Quick Links


Are You Listening?


By Fr. Raymond Cotter
Pastor, Jesus the Good Shepherd, Atlanta;St. Augustine , Hillman; St. Francis of Assisi, Lewiston; St. Mary, Mio

Lent should be a time when we come clean – honest -- about ourselves. I’ll start. Listening and memory are not my strongest suits. Input, output, is my diminished duo. I had a significant exception when I met Anna forty years ago. Exact words can be recalled and I hold a memory of a rare gift shared with me alone.

However, before sharing more about Anna, let’s first look at listening and memory -- indeed truth -- found in this weekend’s scripture. The Transfiguration engages Peter in his frequent exuberance for getting things wrong. It is our good fortune that the voice of the Father, as heard before, brings clarity: “This is my beloved Son, my chosen one; listen to Him.”

In your listening of scripture, do you recall special words in the recent story of the wedding feast of Cana? The servants are anxious for help with the exhausted wine supply. As a strong listener to her son’s power, Jesus’ mother can confidently state: “Do whatever He tells you.” Those become her last recorded words and key words of baptism.

Abraham, as our patriarch of faith, proves to be an ideal listener. Yahweh gives him some very challenging directions. Likely aided by limited distractions, God can even speak to him in dreams.

St. Paul follows and bluntly teaches that Christ’s message is very contradictory to the shallow pursuits of this world. Our lowly bodies can be raised up by putting aside temptations.

As I reflect on the scriptures, I am moved to offer a few thoughts to ponder on listening for Lent. Nothing is original. The tips only come from moments where I feel I “got it right” about listening.

  • Have you ever learned anything while talking?
  • Cut gossip off at home plate; certainly not while already passing first base. Ask yourself and others: “What about this conversation will make us holier? If it won’t, then why are we having it?” (The Sacrament of Reconciliation offers a super use of words that can make us holier.)
  • Consider this: People enthused at sporting events typically read the sports page. Preparation with the scriptures for an upcoming Eucharistic celebration is a must. Bishop Fulton Sheen would say that you will get as much out of Mass as you bring to it. Scripture and preaching are to be proclaimed to pews thirsting with a bucket already started up the well. (A clamor for missalettes during Mass likely pronounces a guilty verdict upon a person who did not prepare.)
  • The obsession to not miss a cell phone call, the distraction of radio traffic in traffic, using TV sound bites as structural background for many homes, and an immediate mandate for trivial conversation upon entry into church are a few sore points for me. (Recognizing that I myself am very guilty of the church trivia, I am going to try to model cutting back conversations in the sacristy.)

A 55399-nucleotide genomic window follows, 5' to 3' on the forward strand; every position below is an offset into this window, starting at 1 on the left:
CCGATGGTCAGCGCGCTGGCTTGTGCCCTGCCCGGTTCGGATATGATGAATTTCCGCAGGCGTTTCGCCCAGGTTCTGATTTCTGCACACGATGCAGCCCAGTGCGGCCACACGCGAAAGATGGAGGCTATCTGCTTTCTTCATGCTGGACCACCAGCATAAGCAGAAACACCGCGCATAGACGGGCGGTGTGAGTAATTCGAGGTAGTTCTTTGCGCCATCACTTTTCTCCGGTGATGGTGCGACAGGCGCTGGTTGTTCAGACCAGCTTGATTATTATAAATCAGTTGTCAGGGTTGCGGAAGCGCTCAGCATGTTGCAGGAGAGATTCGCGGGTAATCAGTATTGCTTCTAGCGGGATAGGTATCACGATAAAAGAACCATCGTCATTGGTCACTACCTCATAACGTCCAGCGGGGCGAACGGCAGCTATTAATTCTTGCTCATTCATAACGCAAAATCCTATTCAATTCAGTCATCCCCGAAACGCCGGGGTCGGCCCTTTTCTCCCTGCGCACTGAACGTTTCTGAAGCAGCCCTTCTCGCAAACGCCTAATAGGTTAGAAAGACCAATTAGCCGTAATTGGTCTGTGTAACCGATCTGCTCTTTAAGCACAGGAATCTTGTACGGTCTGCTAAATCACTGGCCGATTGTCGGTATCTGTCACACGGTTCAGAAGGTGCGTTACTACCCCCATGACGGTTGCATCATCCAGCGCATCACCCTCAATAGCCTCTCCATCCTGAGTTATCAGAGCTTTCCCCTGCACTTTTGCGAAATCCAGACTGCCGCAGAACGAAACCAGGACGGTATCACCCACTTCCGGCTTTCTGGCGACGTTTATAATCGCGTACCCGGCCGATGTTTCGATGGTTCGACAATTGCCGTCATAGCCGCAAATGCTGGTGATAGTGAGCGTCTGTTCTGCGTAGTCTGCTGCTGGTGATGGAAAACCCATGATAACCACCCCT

• We need to give people something worth listening to: Evangelization. When was the last time someone heard us distinctively invite them to church? Trust me -- people are out there who desire to hear that!

As I mentioned at the beginning, I did get attentiveness and memory right with Anna. She was in her mid-eighties and I was visiting her at St. Ann’s home in Grand Rapids. My parents, active visitors of cuff link relatives and shut-ins, had urged this college kid to be less than selfish for a moment with his time. I would meet Anna only once and I was fascinated by her memory and gift of sharing.

During my visit with Anna, I misspoke and in that moment took away Christ’s own acceptance of the cross on Mt. Tabor. Upon observing a superbly clean and attractive setting, I noted that “this place seems like a nice place to live!” “Yes,” she said, followed with, “but then you do not have to live here.”

I had dismissed Anna’s cross and without complaint, she had properly reclaimed it.

The conversation soon came to a stop. I started to sense something was wrong and began to rise and seek a nurse. Anna gripped my hand and easily communicated that I was not to leave. We listened in silence and she slowly used her relaxing grip to communicate her death. Anna had been transfigured.

An unusual honor of priesthood is that many people share with us their experiences of clinging to Good Friday crosses and rolling back Easter stones. Don’t you dare miss one!

I have learned that if I properly play out every Lent, I will continue to listen and recall more of what Anna was giving to me.

Note: St. Ann’s home has about 150 residents. Bishop Joseph McKinney and several priests reside there. I am proud to add that my sister, Therese Cotter, visits as within an outreach ministry from a nearby parish.